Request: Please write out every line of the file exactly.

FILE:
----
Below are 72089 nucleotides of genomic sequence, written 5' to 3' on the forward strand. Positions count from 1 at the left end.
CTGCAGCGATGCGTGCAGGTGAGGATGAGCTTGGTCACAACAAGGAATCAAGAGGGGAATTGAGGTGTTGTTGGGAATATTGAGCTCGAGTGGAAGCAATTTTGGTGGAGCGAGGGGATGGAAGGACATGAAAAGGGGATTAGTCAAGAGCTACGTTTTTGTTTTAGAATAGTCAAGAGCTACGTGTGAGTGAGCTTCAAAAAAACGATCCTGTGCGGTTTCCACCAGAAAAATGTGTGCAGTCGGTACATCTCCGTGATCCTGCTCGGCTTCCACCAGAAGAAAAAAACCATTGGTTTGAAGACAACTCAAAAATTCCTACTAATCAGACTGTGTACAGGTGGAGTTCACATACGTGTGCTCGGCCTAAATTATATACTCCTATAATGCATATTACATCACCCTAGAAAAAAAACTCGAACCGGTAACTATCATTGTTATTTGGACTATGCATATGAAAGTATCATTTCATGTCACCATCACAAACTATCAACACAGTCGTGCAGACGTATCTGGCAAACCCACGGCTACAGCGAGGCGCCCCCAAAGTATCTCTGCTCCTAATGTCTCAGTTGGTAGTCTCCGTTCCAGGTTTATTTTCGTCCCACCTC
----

Below are 72089 nucleotides of genomic sequence, written 5' to 3' on the forward strand. Positions count from 1 at the left end.
CTGCAGCGATGCGTGCAGGTGAGGATGAGCTTGGTCACAACAAGGAATCAAGAGGGGAATTGAGGTGTTGTTGGGAATATTGAGCTCGAGTGGAAGCAATTTTGGTGGAGCGAGGGGATGGAAGGACATGAAAAGGGGATTAGTCAAGAGCTACGTTTTTGTTTTAGAATAGTCAAGAGCTACGTGTGAGTGAGCTTCAAAAAAACGATCCTGTGCGGTTTCCACCAGAAAAATGTGTGCAGTCGGTACATCTCCGTGATCCTGCTCGGCTTCCACCAGAAGAAAAAAACCATTGGTTTGAAGACAACTCAAAAATTCCTACTAATCAGACTGTGTACAGGTGGAGTTCACATACGTGTGCTCGGCCTAAATTATATACTCCTATAATGCATATTACATCACCCTAGAAAAAAAACTCGAACCGGTAACTATCATTGTTATTTGGACTATGCATATGAAAGTATCATTTCATGTCACCATCACAAACTATCAACACAGTCGTGCAGACGTATCTGGCAAACCCACGGCTACAGCGAGGCGCCCCCAAAGTATCTCTGCTCCTAATGTCTCAGTTGGTAGTCTCCGTTCCAGGTTTATTTTCGTCCCACCTC